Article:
Selectman Bill McDevitt will continue to be the liaison to the Library Trustees and will represent the town at the Merrimack Valley Water District along with Town Administrator Tom Gaydos. McDevitt has been a strong supporter of the Sherburne Hall Committee and will continue to work with them.
After the Capital Improvement Plan Committee resigned, the Planning Board decided not to appoint new members to this committee. In the past, selectmen have had a liaison to this committee but no one was appointed. If the Planning Board re-invigorates this committee, selectmen will appoint a liaison.
As unemployment in the region continues to decline and the recession continues to take its toll on local residents and businesses, Windham selectmen are worried about how declining revenue will ultimately affect the town budget.
Selectmen discussed the first quarter status of the town’s 2009 operating budget during the board’s meeting on April 27. The first quarter budget ended on March 31.
Assistant Town Administrator Dana Call told selectmen that the first quarter of the year is “typically pretty quiet,” as not much spending takes place until after the annual Town Meeting held in early March. “The standard items (in the budget) are running in line with what is expected,” Call said.
Regarding the cost of fuel used by the town, “There’s good news on all fronts,” said Call. Costs for heating oil, propane, and vehicle fuel are all down from what was projected last year when the 2009 budget was formulated. Budgets for these items were based on last summer’s costs, when oil and gas were at an all-time high. “We expect to have a healthy balance at the end of the year in these areas,” Call said.
There has also been a savings in town personnel due to ongoing vacancies, according to Call. Vacancies cited include jobs not filled in the town clerk’s office, police department, planning department, and highway department. As for the money saved due to vacancies in the planning department, a significant portion of that savings was offset by former Planning Director Alfred Turner buying out his earned time. Turner resigned after 12 years as planning director, effective March 31 of this year.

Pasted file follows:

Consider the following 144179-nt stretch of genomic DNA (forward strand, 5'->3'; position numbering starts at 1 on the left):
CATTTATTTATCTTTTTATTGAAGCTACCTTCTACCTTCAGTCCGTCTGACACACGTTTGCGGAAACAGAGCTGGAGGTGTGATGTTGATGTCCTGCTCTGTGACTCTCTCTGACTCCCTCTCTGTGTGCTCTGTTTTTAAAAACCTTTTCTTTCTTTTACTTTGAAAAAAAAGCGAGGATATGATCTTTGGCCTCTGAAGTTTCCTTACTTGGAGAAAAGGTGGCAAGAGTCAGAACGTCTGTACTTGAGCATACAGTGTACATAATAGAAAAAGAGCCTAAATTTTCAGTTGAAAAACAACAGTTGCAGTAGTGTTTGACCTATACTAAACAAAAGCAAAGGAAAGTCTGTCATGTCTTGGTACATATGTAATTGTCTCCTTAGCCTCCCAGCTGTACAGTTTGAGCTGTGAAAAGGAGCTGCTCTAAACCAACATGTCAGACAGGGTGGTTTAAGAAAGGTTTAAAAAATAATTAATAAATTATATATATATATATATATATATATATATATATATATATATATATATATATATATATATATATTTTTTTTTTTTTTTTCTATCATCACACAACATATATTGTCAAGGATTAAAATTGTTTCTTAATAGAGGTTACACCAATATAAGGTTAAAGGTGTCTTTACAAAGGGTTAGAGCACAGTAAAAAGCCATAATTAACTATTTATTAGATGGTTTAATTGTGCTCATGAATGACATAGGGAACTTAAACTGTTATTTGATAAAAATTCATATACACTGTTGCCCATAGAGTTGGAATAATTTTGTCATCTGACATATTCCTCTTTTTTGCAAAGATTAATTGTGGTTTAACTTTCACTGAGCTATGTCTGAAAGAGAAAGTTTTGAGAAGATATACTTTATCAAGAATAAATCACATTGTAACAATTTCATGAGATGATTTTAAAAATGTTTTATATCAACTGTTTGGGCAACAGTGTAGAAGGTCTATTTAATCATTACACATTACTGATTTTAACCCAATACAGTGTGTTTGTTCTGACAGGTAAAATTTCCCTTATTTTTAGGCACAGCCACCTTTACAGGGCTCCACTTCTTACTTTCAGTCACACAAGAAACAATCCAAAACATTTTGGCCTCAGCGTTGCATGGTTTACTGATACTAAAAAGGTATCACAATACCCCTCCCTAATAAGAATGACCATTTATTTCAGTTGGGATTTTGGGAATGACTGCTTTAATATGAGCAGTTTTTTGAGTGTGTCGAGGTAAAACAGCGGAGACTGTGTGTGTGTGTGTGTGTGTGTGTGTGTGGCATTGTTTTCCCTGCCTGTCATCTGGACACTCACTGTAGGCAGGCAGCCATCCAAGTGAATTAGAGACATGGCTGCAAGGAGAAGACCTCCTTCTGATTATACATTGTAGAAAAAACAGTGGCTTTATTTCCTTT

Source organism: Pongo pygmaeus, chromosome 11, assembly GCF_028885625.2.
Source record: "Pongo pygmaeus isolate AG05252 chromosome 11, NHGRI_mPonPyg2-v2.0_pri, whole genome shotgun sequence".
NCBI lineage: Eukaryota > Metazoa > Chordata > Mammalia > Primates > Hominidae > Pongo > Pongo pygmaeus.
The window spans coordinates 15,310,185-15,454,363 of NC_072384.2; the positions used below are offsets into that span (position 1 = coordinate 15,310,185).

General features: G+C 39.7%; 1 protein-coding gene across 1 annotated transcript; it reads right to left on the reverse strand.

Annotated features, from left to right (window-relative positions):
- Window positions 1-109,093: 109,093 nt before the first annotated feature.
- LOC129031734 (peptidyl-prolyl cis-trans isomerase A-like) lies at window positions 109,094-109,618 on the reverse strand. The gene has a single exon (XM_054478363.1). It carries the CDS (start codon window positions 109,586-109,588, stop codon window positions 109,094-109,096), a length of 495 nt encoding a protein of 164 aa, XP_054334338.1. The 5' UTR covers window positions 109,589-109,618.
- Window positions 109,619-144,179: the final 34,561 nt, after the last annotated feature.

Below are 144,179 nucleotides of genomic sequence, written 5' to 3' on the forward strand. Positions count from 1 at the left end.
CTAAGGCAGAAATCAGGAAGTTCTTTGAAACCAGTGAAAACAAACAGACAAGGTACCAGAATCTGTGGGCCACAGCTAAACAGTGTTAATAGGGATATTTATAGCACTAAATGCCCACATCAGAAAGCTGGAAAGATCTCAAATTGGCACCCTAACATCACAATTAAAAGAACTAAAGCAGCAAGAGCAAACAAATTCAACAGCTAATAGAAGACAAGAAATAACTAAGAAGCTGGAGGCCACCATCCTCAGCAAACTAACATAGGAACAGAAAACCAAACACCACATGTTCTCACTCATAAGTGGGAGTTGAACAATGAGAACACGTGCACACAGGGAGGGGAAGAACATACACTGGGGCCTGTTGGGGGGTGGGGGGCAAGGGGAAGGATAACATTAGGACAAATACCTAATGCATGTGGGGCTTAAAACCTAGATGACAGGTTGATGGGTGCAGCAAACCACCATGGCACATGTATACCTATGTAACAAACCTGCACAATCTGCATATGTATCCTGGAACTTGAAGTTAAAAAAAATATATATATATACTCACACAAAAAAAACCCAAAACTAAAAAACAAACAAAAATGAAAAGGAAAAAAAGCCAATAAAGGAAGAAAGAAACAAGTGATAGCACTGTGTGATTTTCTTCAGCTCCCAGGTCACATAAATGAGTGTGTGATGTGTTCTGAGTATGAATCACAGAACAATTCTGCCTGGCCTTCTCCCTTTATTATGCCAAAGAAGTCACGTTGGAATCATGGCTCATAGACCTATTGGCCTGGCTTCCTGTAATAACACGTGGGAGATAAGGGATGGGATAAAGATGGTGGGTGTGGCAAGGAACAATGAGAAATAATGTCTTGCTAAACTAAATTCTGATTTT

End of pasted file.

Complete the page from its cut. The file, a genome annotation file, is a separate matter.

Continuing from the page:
Call said she also expects to see savings in solid waste operations, as single stream recycling continues. Single stream recycling began in Windham this past September. As for revenue generated by recycling, the amount of money being earned thus far this year is down. “It’s a significant hit,” Call said, explaining that recycling fees are down as the result of single stream recycling. However, the upside is that there is less cost to the operating budget for the transfer station because of single stream recycling, she added.
Another area where revenue is down is for building permits. Building permit fees collected during the first quarter of this year totaled $10,294, compared to $34,353 at the same time in 2008. Interest earned on deposits is also down for the first three months of 2009. Call said the town is currently earning a lower percentage of interest (.83) on deposits than was the case during 2008. For the first three months of 2009, the town earned a total of $16,485. This compares with $47,048 earned in interest during the first quarter of 2008. Although the collection of fees for building permits is down so far this year, Call said that “overall, town-generated revenues are in line with what was expected.”
According to town officials, there is more concern over a loss of incoming revenue from State coffers.
Selectmen’s Vice Chairman Bruce Breton said he is very concerned about this downward trend and fears it will continue. “We can’t control revenue,” Breton said. “We can only control spending. And we need to do that before it gets too late. We can’t wait until next fall (during the budget planning season for 2010),” Breton said.
Lowest Gas Prices in Pelham and Windham
New Hampshire Gas Prices provided by GasBuddy.com